In a 6-year, retrospective review done in an academic nursing home, the mean total dose for terminal sedation required for symptom control when life-sustaining mechanical ventilation on a chronic ventilator unit was being withdrawn were 115 mg of morphine and 14 mg diazepam. In another study involving non-brain-dead patients undergoing withdrawal, the average dose of morphine was 6.3 mg/hour. Morphine or fentanyl was given to control agonal or labored breathing (59%) and tachypnea (34%). Symptom control was achieved in 68% of cases.
The doctrine of double effect allows the physician to administer high doses of opioids and sedatives to relieve suffering but not to cause death. As intention is the factor separating this approach from euthanasia, informed consent and detailed discussion with the family should precede pursuing this method.
Palliative care has evolved into a multidisciplinary system that, aside from addressing the needs of the terminally ill, facilitates physician-family interaction and educates health care providers. While the end point in palliative care is mainly sedation for symptom control, in terminal sedation the outcome is death.
Euthanasia and physician-assisted death are concepts that carry an enormous negative historic burden, as they commonly refer to the atrocities of the Nazi era. Nevertheless, society and the medical community have gradually realized that in certain cases of intractable suffering, properly defined euthanasia may be reconsidered. In euthanasia, the issues of compassion and patient autonomy contradict religious dogma and the fear of covert murder. Three countries today (United States, The Netherlands, and Belgium) have permitted euthanasia in one form or another under strict regulations. The United Kingdom is also strongly considering the issue, although current opposition is strong.[17,18]
The Dutch were the first to legalize euthanasia, and they have tried to ensure flawless application of the procedure: A patient with a hopeless disease should request it, and 2 physicians should concur. However, although Dutch law requires reporting of cases of euthanasia, the notification rate was still low (approximately 54% for 2001).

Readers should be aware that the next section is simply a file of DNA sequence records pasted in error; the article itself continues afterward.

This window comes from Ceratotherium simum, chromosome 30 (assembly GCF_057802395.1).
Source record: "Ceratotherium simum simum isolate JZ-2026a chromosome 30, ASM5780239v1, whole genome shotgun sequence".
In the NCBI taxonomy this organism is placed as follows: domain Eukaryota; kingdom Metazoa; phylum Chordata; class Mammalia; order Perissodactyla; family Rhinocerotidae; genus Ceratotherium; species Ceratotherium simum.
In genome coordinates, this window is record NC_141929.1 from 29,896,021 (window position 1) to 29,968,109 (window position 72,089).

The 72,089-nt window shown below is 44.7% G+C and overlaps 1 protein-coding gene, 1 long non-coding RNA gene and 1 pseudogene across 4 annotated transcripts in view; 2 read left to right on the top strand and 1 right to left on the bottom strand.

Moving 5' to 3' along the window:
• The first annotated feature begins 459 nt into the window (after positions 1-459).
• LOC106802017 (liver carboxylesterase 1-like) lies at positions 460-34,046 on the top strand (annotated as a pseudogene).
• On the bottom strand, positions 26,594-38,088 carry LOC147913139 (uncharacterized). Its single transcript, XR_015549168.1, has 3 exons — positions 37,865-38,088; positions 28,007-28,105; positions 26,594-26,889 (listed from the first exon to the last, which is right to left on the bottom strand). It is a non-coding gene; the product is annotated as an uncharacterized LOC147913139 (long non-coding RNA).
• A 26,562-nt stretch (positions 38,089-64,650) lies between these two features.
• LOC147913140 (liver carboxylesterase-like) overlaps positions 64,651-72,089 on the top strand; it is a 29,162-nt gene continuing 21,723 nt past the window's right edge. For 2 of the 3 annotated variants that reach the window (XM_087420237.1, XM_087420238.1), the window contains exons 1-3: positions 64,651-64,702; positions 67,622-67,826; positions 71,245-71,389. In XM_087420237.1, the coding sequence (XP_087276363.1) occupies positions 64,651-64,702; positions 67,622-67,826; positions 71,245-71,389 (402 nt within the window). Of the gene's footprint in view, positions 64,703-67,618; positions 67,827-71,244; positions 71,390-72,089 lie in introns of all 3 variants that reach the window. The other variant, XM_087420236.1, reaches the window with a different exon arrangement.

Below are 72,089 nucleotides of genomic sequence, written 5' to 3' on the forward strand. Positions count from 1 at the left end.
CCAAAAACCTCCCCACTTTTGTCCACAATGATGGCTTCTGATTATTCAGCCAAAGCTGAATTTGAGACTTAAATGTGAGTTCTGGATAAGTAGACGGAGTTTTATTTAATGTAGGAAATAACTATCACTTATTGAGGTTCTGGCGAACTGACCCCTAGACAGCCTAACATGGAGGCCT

Terminal sedation is essentially the addition of sedation to a dying patient. Although it is defined differently from euthanasia and appears more "natural," it has been referred as "crypto-euthanasia." As stated, almost 1 out of every 2 physicians who have practiced terminal sedation had, more or less, the goal of hastening death in their minds.
It is impossible to make generalized recommendations or statements on the issue of euthanasia. Cultural, religious, and ethnic backgrounds play important roles when death is considered, and universal measures are guaranteed to contradict the beliefs of some group. As the value of individual autonomy continues to increase in society, it seems likely that euthanasia will be adapted by more countries in the future.
One point deserves great caution: financial concerns must not be permitted to masquerade as legitimate reasons to legalize euthanasia. If society becomes less vigilant on this issue, we may risk the death of the weak, the elderly, and the unprotected. Reporting of euthanasia cases in The Netherlands is low, despite the efforts to monitor euthanasia closely. One is reluctant to think what implications the legalization of euthanasia may have in a more lenient environment.
Furthermore, the patient's request for euthanasia may result from anxiety, depression, or other mental problems, and these possibilities should be taken into account as the patient may change his or her mind (up to13% of patients changed their minds in a recent Dutch survey study[20,21]). Some patients in The Netherlands request euthanasia because they are "tired of living" even if they lack a severe disease. These requests are not granted. Euthanasia has also been considered in children, and a "suicide pill" has recently been a subject of debate.
Euthanasia today has limited applicability in the ICU. Terminal sedation is a concept that, if legalized, may help comfort the agony and distress of the last hours of the gravely ill.
Are the Dutch showing us the way of the future?